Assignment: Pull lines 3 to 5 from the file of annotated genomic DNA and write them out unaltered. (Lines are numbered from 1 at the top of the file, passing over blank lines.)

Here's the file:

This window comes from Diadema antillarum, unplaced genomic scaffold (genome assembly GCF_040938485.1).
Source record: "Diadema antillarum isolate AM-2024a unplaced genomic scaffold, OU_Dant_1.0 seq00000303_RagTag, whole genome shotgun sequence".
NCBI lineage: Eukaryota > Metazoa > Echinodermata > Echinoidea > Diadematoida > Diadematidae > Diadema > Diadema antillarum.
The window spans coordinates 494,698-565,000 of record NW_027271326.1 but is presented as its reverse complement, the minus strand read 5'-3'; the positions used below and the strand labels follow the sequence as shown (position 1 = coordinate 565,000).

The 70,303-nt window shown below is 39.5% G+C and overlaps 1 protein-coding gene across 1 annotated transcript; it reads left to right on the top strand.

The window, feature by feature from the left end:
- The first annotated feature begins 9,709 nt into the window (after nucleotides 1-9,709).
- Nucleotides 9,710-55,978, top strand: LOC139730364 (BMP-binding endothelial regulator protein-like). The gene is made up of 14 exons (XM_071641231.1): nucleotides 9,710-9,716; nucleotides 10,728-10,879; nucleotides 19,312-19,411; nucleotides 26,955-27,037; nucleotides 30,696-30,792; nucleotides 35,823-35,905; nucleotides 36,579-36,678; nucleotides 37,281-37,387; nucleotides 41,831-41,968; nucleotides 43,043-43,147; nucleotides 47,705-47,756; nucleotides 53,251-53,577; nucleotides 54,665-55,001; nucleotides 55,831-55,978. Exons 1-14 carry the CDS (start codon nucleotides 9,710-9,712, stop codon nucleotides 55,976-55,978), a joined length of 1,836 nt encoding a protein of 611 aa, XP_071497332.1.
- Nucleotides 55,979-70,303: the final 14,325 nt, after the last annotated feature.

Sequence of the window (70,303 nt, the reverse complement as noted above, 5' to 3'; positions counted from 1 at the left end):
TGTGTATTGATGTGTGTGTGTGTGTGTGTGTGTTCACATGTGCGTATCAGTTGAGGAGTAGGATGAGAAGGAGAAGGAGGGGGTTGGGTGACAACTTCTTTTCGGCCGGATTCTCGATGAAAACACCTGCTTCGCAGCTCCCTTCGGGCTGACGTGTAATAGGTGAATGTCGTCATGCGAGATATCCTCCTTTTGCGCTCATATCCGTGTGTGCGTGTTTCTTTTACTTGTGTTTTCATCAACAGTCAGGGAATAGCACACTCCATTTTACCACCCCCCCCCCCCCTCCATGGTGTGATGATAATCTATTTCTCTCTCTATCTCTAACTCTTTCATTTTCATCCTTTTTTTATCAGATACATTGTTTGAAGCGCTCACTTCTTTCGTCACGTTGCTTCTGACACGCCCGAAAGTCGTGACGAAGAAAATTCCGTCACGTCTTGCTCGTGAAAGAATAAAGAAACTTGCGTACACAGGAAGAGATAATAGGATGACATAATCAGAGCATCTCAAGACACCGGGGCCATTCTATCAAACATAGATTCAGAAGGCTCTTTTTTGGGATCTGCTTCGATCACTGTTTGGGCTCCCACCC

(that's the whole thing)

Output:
NCBI lineage: Eukaryota > Metazoa > Echinodermata > Echinoidea > Diadematoida > Diadematidae > Diadema > Diadema antillarum.
The window spans coordinates 494,698-565,000 of record NW_027271326.1 but is presented as its reverse complement, the minus strand read 5'-3'; the positions used below and the strand labels follow the sequence as shown (position 1 = coordinate 565,000).

The 70,303-nt window shown below is 39.5% G+C and overlaps 1 protein-coding gene across 1 annotated transcript; it reads left to right on the top strand.